By Pedro Souza
January 30th, 2017
It can be said that Brazil is many countries in one. As you go from state to state, the local people and culture change drastically, and so does the language. Below, we have made a compilation of slangs and expressions you will hear if you go to the state of Rio Grande do Sul.
Acolherar (to spoon): To get together.
Bochinche: An expression for a disorder, conflict or fight.
Chê!: A meaningless exclamation often said at the end of a sentence for emphasis. You will be hearing this one a lot.
Bah!: Another common expression, this one is used to demonstrate surprise or indignation.
Charlar: Gaúchos don’t have a conversation, they “charlam”.
Com o pé no estribo (With feet on the stirrup): A Gaúcho is not ready to leave; he has his feet on the stirrup.
De vereda: When something is about to come up, it is “de vereda”.
Despacito: To do something “despacito” is to do it slowly, with no hurry.
Guapo: In Spanish, a guapo is someone who is good looking. For the Gaúchos, a guapo is a brave person.
Espichar a canela (To extend your shin): In Rio Grande do Sul, to extend your shin means to die.
Bater as botas (To hit the boots): Another southern expression for dying. This one is used more often than “espichar a canela”, and is frequently used in other states as well.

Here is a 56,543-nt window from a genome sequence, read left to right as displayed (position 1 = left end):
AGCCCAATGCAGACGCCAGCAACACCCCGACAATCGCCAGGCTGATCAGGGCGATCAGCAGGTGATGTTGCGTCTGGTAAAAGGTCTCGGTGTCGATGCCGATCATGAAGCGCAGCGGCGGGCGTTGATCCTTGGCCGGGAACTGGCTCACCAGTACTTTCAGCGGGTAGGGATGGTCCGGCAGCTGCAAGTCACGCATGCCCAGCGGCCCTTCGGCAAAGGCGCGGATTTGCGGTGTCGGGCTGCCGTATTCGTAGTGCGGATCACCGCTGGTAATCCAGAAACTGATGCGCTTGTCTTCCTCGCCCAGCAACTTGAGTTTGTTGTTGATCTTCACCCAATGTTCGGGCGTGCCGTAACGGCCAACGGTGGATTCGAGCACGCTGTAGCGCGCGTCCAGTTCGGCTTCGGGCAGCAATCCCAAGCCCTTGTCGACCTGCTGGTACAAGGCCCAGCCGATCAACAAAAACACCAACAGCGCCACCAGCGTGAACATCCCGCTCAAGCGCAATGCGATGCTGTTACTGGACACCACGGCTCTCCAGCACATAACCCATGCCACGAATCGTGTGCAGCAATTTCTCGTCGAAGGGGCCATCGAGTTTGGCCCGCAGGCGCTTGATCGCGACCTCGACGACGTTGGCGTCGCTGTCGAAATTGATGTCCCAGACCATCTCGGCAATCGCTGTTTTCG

Guri/Guria: For the Gaúchos, a small boy is called a “guri” and a small girl a “guria”.
Macanudo: A powerful or rich person.
Maleva: An evil or perverse person.
Matear: To “matear” means to drink chimarrão, yerba mate based drink that is one of the staples of Gaúcho culture.
Azucrinar: To bother someone.
Arapuca: An arapuca is a trap for birds, but it can also mean a dishonest trick or cheat.
Bóia: A southern term for food.
Chambão: A stupid or gullible person.
Cupincha: Gaúchos don’t have friends, they have “cupinchas”.
Calavera: A calavera is a dishonest person or a bum.
Dobrar o cotovelo (To bend the elbow): To take a cup to one’s mouth, to drink.
Embretado: When you find yourself in a tight situation, you are “embretado”.
Estar com o diabo no corpo (To have the devil in one’s body): When a person is furious or troublesome, that person has the devil in the body.
Facada (A knife stab): For Gaúchos, a “facada” is when a person asks for money without the intention or condition to pay it back.
Fazer a viagem do corvo (To make the crow’s trip): When someone makes a trip and takes too long to return, that person has made the crow’s trip.
Faceiro: In Rio Grande do Sul, an elegant person is a “faceiro”.
Tem um cachorro na cancha (There’s a dog in the field): When something is disrupting the execution of a plan, gauchos will say there is a dog in the field.
Jururu: To be “jururu” is to be sad, depressed, beaten.
Trovar: To “trovar” someone is to flirt with that person.
Vivente (living): A “vivente” is an individual, a person or simply any living creature.